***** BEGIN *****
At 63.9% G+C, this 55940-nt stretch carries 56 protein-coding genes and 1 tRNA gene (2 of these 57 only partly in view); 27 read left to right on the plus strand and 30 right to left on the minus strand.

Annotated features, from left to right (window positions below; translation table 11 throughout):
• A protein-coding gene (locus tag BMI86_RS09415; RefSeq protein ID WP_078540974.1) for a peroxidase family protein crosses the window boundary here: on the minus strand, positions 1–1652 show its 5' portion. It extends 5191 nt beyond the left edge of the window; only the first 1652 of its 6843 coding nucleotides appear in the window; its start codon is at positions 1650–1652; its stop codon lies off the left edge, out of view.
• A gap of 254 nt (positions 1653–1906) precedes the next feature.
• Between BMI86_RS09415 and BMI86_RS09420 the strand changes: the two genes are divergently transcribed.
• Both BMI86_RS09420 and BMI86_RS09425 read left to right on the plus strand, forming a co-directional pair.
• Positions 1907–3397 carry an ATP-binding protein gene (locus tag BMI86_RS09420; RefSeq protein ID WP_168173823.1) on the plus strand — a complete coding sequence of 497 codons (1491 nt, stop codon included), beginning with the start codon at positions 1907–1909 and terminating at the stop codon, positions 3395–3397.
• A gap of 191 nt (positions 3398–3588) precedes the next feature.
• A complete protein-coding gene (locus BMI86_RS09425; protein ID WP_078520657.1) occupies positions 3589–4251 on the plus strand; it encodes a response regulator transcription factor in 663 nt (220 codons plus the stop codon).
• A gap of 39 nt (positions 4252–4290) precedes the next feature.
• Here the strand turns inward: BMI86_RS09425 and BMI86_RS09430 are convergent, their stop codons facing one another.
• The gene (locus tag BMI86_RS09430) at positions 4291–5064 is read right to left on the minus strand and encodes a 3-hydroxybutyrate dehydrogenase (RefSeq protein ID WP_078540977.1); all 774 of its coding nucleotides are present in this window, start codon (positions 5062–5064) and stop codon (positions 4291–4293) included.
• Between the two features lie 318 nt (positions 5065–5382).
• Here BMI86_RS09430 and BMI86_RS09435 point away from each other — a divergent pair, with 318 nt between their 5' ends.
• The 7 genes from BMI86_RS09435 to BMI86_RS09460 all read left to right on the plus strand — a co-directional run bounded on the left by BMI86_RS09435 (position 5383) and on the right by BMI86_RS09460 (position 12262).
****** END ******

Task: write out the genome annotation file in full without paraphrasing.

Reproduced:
At 63.9% G+C, this 55940-nt stretch carries 56 protein-coding genes and 1 tRNA gene (2 of these 57 only partly in view); 27 read left to right on the plus strand and 30 right to left on the minus strand.

Annotated features, from left to right (window positions below; translation table 11 throughout):
• A protein-coding gene (locus tag BMI86_RS09415; RefSeq protein ID WP_078540974.1) for a peroxidase family protein crosses the window boundary here: on the minus strand, positions 1–1652 show its 5' portion. It extends 5191 nt beyond the left edge of the window; only the first 1652 of its 6843 coding nucleotides appear in the window; its start codon is at positions 1650–1652; its stop codon lies off the left edge, out of view.
• A gap of 254 nt (positions 1653–1906) precedes the next feature.
• Between BMI86_RS09415 and BMI86_RS09420 the strand changes: the two genes are divergently transcribed.
• Both BMI86_RS09420 and BMI86_RS09425 read left to right on the plus strand, forming a co-directional pair.
• Positions 1907–3397 carry an ATP-binding protein gene (locus tag BMI86_RS09420; RefSeq protein ID WP_168173823.1) on the plus strand — a complete coding sequence of 497 codons (1491 nt, stop codon included), beginning with the start codon at positions 1907–1909 and terminating at the stop codon, positions 3395–3397.
• A gap of 191 nt (positions 3398–3588) precedes the next feature.
• A complete protein-coding gene (locus BMI86_RS09425; protein ID WP_078520657.1) occupies positions 3589–4251 on the plus strand; it encodes a response regulator transcription factor in 663 nt (220 codons plus the stop codon).
• A gap of 39 nt (positions 4252–4290) precedes the next feature.
• Here the strand turns inward: BMI86_RS09425 and BMI86_RS09430 are convergent, their stop codons facing one another.
• The gene (locus tag BMI86_RS09430) at positions 4291–5064 is read right to left on the minus strand and encodes a 3-hydroxybutyrate dehydrogenase (RefSeq protein ID WP_078540977.1); all 774 of its coding nucleotides are present in this window, start codon (positions 5062–5064) and stop codon (positions 4291–4293) included.
• Between the two features lie 318 nt (positions 5065–5382).
• Here BMI86_RS09430 and BMI86_RS09435 point away from each other — a divergent pair, with 318 nt between their 5' ends.
• The 7 genes from BMI86_RS09435 to BMI86_RS09460 all read left to right on the plus strand — a co-directional run bounded on the left by BMI86_RS09435 (position 5383) and on the right by BMI86_RS09460 (position 12262).